In the experiment, barley malt was used as the main ingredient in the laboratory scale production of wort while sorghum was used as adjunct in various proportions to substitute the barley. The quality characteristics of sorghum substitute was investigated under different proportions i.e., 50 percent barley; 50 percent sorghum, 40 percent barley; 60 percent sorghum, 30 percent barley; 70 percent sorghum and 20 percent barley; 80 percent sorghum.

Preparation of Hot Wort Extract

The method of [10] was used for the preparation of the hot water extract for the proportions of sorghum and malt i.e. 50% sorghum and 50% malt; 60% sorghum and 40% malt; 70% sorghum and 30% malt; 80% sorghum and 20% malt. For 50% sorghum and 50% malt, the sorghum grains (raw) was milled (coarse) with Buhler-Miag Universal laboratory disc mill at position 7. At 50% replacement, 25 g of sorghum milled and 5 g of malt is placed in a mortal and brought to evenly dispersed slurry by gradual addition of 50 mL water during grinding. 150 mL of water was used to wash the mortal content into a preweighed stainless steel bearer and agitated using a magnetic stirrer. The content was placed in a water bath for 60 minutes. The content was latter removed, cooled to 65˚C and addition 20 g of milled malt plus 5 g of malt and 150 mL of water (68˚C). Enzymes was added at this stage and kept in water bath at 65˚C for 2 hours followed by rapid cooling to 20˚C. After cooling the stainless steel was carefully weighed and the content made up to 450 g. The content was thoroughly mixed and filtered through Watmann 113 V and the volume of the wort collected in 30 min was determined. For 60% sorghum to 40% malt. 30 g of sorghum plus 5 g of malt (milled) was boiled with 200 mL of water before 15 g of mat (milled) was added. For 70% sorghum and 30% malt, 35 g of sorghum and 5 g of malt was boiled with 200 mL of water and 10 g of malt added for mashing for 2 hours. For 80% of sorghum, 40 g of sorghum and 5 g of malt was boiled with 200 mL of water and 5 g of malt added for mashing for 2 hours.

4. Physico-Chemical Analysis of Wort

The total soluble nitrogen, wort viscosity, total nitrogen, free alpha amino nitrogen, were determined as described by [10]. The pH was determined using ACT pH meter delta 340 standardized with buffer solutions of pH 7 and 4 respectively and beer head retention as described by [11]. Carbohydrate profile was estimated by the use of column chromatography as described by [12].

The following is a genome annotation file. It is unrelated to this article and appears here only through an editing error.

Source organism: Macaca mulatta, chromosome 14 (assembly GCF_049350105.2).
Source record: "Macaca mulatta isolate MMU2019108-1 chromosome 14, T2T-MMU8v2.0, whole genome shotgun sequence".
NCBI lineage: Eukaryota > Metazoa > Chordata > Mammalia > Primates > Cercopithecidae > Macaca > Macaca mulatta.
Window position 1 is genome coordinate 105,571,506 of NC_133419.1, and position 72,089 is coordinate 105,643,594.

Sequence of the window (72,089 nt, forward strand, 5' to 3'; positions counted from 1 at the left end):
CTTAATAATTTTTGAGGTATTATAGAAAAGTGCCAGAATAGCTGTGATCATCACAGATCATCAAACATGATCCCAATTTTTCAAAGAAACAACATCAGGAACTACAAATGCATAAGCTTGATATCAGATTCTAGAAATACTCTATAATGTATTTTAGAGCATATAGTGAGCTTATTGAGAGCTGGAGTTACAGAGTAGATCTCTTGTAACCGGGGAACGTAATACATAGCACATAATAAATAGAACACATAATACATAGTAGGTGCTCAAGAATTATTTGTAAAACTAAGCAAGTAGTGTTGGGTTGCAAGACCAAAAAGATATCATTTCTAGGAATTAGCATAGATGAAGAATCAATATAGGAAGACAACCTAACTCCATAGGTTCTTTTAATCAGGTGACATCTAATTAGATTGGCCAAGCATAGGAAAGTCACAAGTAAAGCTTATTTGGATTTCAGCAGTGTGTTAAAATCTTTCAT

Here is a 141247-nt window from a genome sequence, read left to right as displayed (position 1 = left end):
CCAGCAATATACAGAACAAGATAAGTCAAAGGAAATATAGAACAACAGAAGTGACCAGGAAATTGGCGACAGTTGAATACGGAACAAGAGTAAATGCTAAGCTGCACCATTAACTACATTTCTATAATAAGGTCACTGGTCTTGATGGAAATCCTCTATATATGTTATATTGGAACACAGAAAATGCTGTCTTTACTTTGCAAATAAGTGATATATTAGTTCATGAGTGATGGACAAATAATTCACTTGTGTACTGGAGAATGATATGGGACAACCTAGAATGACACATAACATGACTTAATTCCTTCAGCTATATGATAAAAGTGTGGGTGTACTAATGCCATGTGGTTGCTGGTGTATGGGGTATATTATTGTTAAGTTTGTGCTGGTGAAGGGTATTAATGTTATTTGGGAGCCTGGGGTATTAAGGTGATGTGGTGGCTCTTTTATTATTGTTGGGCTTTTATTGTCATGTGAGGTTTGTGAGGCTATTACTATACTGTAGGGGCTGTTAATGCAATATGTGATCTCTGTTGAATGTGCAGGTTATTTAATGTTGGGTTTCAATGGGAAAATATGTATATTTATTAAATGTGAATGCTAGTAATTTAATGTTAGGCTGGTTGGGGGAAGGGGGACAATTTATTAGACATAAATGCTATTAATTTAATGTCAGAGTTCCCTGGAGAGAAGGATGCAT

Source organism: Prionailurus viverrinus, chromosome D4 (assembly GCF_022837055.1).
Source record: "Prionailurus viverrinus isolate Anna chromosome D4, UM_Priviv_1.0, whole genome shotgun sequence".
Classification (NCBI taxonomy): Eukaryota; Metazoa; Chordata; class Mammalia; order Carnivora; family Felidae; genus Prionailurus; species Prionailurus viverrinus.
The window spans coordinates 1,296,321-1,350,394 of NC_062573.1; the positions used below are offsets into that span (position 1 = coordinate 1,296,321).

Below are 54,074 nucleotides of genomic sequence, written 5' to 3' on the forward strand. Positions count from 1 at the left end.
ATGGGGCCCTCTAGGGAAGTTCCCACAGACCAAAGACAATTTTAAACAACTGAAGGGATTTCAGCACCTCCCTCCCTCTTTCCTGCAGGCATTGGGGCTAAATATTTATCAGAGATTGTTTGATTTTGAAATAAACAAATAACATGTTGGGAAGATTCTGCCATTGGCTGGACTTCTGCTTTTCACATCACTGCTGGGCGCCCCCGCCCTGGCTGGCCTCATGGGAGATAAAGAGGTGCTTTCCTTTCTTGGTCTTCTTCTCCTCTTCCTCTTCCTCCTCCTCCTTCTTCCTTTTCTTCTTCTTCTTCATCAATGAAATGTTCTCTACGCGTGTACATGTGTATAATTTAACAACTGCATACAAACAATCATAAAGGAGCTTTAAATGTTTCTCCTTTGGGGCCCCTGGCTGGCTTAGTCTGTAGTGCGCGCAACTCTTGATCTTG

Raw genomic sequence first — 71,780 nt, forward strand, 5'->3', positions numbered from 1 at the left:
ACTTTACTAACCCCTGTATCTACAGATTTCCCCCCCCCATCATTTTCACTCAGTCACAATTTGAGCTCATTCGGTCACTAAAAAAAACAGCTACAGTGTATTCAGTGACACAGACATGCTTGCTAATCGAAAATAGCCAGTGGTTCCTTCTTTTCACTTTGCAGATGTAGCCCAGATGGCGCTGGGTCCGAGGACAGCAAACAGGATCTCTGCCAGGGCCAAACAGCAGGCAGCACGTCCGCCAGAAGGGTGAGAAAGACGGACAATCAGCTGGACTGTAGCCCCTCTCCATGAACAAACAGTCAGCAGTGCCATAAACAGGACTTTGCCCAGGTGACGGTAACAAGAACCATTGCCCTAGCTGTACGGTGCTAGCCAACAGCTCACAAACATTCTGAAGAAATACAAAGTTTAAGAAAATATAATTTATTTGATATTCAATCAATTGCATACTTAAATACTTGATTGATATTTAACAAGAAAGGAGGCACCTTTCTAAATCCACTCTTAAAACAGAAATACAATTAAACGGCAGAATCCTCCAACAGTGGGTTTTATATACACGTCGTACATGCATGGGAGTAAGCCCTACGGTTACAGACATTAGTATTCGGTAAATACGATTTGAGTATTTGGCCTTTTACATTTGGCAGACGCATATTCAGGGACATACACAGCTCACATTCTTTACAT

The nitrogen content was determined using micro Kjedhal method for protein analysis as described by [13]. Approximately 1 mL of the sample was weighed into the digestion tube of Kjeltec 2200 FOSS Tector Digestion unit (Foss Tecator Analytical AB Hoganas, Sweden). Two tablets of catalyst (containing 5 g of K2SO4 and 5 mg of Se) were added and also 12 mL of concentrated H2SO4 added. Digestion was done for one hour at 420˚C. The distillation was done using 2200 FOSS distillation unit with addition of 80 mls of water, 40 mls NaOH (40%). The distillate was collected in 4% boric acid prepared with bromocresol green and melthyl red indicators. Titration was done using 0.1 M HCl.


5. Statistical Analysis

Each analytical determination was carried out in duplicate with average mean recorded. Data were subjected to analysis of variance (ANOVA) using SPSS (Statistical Package for the Social Sciences, version 16) at p < 0.05. The means were separated using Duncan’ Multiple Range Test.

6. Results and Discussion

6.1. Effect of Industrial Enzymes on 80% Sorghum and 20% Malt Mash-Wort Analysis

There is a slight increase in the pH with enzyme additions with the exception of the celluclast which shows slight decrease (Table 1). A commonly accepted optimal range for mash pH is 5.2 - 5.7 with 5.5 being optimal for starch conversion activity but many authors report wort and beer quality benefits if the pH is lowered into the 5.2 - 5.4 range [14,15]. [8] recorded pH 5.70 for the same proportion of 80% sorghum and 20% malt. The difference in the value documented might have been influenced by the enzyme added and other proteolytic reaction which might have been involved. There exist difference between the control (no enzyme) and the samples with enzymes. There is increase in filtrations rate with all enzyme additions with neutrase addition highest followed closely by cereflo and celluclast. High filtration of neutrase may be as result of hydrolytic properties of neutrase to increase dispersibilty, solubility, palatability and digestibility. There is an increase in extract with enzyme, Ban, Ceremix, Cereflo and Pentosanase while the Neutrase and Celluclast showed decrease in extract yield when compared with the control. The viscosity decreases with most of the enzymes with the exception of the Ban which shows very slight increase and the Neutrase which shows significant increase. The total soluble nitrogen (TSN) significantly increases in samples with enzymes. The total soluble nitrogen was recorded in neutrase. Highest amount of free amino nitrogen was also documented in sample with neutrase while the control recorded the smallest.

6.2. Effect of Industrial Enzymes on 70% Sorghum and 30% Malt Mash-Wort Analysis